In the garden we also have a small slide and a large sandpit that they can sit in. We have the Community Play Things building blocks which the children use to build structures that they can actually walk or climb on. We have a few shelve units with various practical life activities for the children to work with. There is a selection of rakes, spades, buckets, watering cans, wheelbarrow and other planting patches where the children dig freely.

Thursday, 2 April 2009

March's pictures

Here are some pictures I took this month. The children at school work independently most of the time and I am usually just there helping out when needed. This term has really been successful and my class has progressed so well. I'm proud of all my children :)
Little-N reading independently. Reading is one of the most popular activities in my class. Some children read about 6 books per work cycle. [Note: Little-N has finally had a hair cut!!!]
This picture is really special as Little-N doesn't like to sit and eat with anyone, however somehow his best friend managed to convince him.
Here a child is working with the pin maps. This is very easy to present, I just show the child how to use the control to find the flag and then to place it in the correct place. I leave the child to work with this independently then.....
Just a week later she sat and placed 20 flags of Europe in the correct places from memory. This girl was once told by a professional doctor that she had memory problems, she's proved them wrong!!!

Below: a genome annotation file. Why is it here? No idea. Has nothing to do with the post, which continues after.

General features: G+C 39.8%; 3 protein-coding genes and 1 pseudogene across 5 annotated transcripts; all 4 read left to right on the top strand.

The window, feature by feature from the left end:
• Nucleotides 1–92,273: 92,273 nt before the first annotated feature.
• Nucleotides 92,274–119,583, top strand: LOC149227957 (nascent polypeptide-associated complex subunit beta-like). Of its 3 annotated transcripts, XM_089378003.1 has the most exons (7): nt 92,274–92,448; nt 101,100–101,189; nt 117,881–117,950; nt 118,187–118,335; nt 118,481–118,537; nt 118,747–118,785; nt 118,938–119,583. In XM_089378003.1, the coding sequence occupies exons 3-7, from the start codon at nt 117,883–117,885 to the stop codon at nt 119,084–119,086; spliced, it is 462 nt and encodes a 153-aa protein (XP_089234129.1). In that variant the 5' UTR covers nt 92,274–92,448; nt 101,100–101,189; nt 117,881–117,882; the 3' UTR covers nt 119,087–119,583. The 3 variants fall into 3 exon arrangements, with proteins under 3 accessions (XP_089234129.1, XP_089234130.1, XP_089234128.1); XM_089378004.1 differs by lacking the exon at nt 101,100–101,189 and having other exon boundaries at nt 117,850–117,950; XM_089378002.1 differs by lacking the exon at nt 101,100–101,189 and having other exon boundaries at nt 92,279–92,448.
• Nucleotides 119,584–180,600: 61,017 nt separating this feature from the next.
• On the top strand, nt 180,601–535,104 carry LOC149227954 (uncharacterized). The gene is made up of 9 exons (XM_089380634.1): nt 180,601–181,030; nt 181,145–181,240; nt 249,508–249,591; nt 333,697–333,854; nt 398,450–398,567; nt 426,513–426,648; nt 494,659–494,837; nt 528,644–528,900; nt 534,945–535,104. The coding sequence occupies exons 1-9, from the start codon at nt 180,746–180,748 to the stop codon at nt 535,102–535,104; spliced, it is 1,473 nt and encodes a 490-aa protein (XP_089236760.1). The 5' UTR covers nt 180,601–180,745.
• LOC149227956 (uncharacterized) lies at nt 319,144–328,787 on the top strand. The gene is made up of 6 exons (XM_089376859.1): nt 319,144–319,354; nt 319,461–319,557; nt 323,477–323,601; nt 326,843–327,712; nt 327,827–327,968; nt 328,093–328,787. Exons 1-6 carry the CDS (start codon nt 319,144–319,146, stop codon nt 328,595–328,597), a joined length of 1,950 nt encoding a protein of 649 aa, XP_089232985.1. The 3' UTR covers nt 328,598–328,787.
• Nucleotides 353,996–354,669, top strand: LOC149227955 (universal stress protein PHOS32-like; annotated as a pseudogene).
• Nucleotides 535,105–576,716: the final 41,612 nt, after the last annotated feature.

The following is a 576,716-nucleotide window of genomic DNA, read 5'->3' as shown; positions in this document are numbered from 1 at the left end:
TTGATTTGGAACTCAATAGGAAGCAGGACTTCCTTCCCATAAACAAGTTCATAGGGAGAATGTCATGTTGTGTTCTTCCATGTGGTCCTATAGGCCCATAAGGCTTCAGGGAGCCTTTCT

Little-N working with the green series 'oo box', using the small moveable alphabet to spell the words.
Someone proud of her grammar work.
A castle Little-N made from the polydrons.
Practicing hand writing in the garden.
Matching fraction circles to fraction symbols.
Land form cards.
Flag cards for matching.
Working in the garden, the child have free access to the garden when weather permits.
Two boys busy with a written hundred chart.
Writing a story about a fairy. Girls!!!
Practicing her handwriting on special paper.

Lego Golden Beads Alternative

A while ago I posted here about the golden beads I made for Little-N from Lego. Thank you everyone for your comments, I really appreciate them.
Amber from Adventures of a Rainbow Mama also made them and blogged about them, her blog is great so if you haven't seen it before you better go over and check it out.
Amber asked what the trick was for making the 100 square and 1000 cube. So I decided to post this so that anyone else who is going to try this out knows what to do. If you have a better idea please share it :)
For the 100 square I made a 10x10 square from flat lego pieces. In the above picture I have separated them a bit so you can see. I did 3 layers so that each square is the same as a normal lego piece in height. The bits were sometimes quite small so I made sure I crossed them to hold the square together firmly.

Here's the 100 square from the top. I wanted the pins to show so that Little-N can count them to make sure that each square was 100.

For the 1000 cube, make a base of a 10x10 square basically the same as with the 100 square. Then build up the 'walls' so that there are 8 layers of walls on top of the based square.

If you have enough lego u can fill the inside so that it is really solid and does have 100o pins inside.
To finish off put a 100 square on the top and then u should have a 1000 cube. I made each layer in a different colour so that Little-N can count that they are ten layers. 10x 100 is a 1000.

Amber also made a short bead stair from the lego which is a brilliant idea. I decided to make it as well just for the sake of it and this is what I came up with. I tried to keep each number a different colour for the sake of colour coding.

For the 5, 7 and 9 piece, I made them up of flat pieces and layered them so that they would be the same height as the other pieces. The picture above shows they're side views so that you can see that the 7 bar was made from flat 4s and 3s layered.
Here's the view of the short bead stair when each piece is on its side. I think I prefer the first pic as it looks more like the real short beads stair.